Composition of parallel software
Christoph Kessler, subproject leader
Mikhail Chalabine, PhD student
Writing programs for parallel computers is a complex and error-prone task.
Often it is not sufficient to simply parallelize some loops in an already
existing sequential program. On the other hand, most explicitly parallel
so far are based on only a few basic parallel algorithmic techniques
such as data parallelism, task farming,
parallel divide-and-conquer, pipelining etc., and some formalizations
of these in the form of
algorithmic skeletons are currently
being developed in several
projects world-wide. However, skeletons are
usually implemented just as generic parallel subroutines,
i.e., black-box components that can be parameterized in user code.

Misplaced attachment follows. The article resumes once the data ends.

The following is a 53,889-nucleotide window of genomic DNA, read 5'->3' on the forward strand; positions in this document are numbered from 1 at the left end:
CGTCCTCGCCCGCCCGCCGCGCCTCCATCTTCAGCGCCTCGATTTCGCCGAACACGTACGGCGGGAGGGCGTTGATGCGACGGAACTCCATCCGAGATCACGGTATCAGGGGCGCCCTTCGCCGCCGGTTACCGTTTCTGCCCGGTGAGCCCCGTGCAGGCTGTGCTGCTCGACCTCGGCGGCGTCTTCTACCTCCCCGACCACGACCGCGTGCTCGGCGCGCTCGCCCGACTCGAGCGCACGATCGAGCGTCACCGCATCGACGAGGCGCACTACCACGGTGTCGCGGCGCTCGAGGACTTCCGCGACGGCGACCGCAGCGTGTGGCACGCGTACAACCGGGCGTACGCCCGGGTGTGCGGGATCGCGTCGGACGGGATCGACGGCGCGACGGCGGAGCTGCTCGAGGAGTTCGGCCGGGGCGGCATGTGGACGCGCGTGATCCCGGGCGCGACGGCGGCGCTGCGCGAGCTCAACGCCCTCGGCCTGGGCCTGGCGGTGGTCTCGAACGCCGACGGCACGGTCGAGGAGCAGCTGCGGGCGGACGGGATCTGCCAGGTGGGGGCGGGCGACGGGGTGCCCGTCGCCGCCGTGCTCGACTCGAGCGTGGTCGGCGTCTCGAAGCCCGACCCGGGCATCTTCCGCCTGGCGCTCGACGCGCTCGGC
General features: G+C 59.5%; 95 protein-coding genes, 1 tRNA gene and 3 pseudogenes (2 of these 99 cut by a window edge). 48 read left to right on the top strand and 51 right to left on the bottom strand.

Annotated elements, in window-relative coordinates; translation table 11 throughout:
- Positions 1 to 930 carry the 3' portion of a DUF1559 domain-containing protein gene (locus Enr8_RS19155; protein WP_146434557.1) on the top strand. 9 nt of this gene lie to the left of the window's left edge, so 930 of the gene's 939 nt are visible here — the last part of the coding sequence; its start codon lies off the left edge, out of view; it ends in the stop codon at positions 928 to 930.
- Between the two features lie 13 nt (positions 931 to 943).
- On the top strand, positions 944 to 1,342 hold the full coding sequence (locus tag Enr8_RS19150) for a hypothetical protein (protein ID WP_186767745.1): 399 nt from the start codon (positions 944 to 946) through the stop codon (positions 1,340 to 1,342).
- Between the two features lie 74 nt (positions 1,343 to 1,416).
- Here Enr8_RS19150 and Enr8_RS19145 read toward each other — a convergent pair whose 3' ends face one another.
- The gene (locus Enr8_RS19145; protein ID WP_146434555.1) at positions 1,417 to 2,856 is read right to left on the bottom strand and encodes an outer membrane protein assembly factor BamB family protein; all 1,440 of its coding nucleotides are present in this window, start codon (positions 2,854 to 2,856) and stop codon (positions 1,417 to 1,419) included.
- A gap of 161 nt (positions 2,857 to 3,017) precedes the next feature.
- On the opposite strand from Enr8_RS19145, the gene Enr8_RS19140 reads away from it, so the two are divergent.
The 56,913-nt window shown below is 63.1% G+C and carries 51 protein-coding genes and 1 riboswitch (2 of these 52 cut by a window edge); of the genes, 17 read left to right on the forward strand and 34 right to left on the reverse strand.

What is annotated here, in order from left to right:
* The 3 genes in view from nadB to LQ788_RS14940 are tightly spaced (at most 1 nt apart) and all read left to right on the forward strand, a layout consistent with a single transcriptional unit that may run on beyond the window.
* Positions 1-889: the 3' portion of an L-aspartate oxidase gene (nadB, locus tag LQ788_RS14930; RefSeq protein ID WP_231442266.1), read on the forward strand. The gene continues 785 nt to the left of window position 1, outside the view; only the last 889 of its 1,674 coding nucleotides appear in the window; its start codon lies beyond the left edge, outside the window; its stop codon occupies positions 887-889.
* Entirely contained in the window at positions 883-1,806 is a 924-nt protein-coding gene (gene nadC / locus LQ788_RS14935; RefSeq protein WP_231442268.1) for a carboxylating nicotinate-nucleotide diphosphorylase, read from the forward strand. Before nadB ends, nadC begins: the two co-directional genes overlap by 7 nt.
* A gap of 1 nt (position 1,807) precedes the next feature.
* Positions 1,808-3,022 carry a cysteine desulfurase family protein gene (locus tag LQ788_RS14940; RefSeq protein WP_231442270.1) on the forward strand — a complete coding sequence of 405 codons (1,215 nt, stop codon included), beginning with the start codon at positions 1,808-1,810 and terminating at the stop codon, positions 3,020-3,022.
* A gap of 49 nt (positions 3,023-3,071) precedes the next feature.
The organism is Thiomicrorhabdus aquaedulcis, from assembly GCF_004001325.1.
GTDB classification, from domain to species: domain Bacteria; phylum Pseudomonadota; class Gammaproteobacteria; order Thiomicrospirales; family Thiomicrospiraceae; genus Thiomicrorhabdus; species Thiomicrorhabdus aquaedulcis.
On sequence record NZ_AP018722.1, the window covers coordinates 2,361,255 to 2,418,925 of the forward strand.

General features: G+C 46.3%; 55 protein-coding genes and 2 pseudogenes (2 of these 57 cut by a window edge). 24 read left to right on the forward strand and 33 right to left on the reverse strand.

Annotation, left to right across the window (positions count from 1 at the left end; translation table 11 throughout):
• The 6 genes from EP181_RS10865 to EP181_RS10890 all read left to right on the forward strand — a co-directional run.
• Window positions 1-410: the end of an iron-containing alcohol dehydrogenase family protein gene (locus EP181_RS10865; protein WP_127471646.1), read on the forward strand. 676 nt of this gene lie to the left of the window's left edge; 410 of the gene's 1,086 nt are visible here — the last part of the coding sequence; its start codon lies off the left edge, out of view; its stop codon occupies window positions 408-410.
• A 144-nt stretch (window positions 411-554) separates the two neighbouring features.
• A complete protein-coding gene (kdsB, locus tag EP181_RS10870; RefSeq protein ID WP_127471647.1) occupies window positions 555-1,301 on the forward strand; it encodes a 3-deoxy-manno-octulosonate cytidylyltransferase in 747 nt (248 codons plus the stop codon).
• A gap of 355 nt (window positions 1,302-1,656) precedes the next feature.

Beyond the algorithmic and the parallelization aspects,
further aspects such as data locality
must be taken into account to write efficient parallel code.
In this project, we investigate how the invasive software composition approach
the RISE project
can be applied to the composition of parallel programs
from separate specifications of (sequential) user code, parallel algorithmic
paradigms, and data distributions, in an elegant and efficient way, and
thereby develop an alternative to skeleton programming.
- Phase 1: Case studies in parallel programming [C21];
studies of foundations of parallel algorithms and skeleton programming.
- Phase 2: Design of a system for parallel software composition.
Limitation to a few parallel algorithmic paradigms (such as data parallelism
and parallel divide-and-conquer) and a few array distribution strategies.
- Phase 3: Implementation, probably using
COMPOST as weaving tool
as parallel language platform.
- [C21] Optimising Intensive Interprocess Communication in a
Parallelised Telecommunication Traffic Simulator
M. Chalabine, C.W. Kessler, S. Wiklund
Proc. HPC-2003 High-Performance Computing (track of the Advanced Simulation
Technology Conference), Orlando, Florida, USA, April 2003.
This subproject is part of the RISE project at PELAB, IDA, Linköpings universitet,
and supported by
Christoph Kessler (chrke \at ida.liu.se)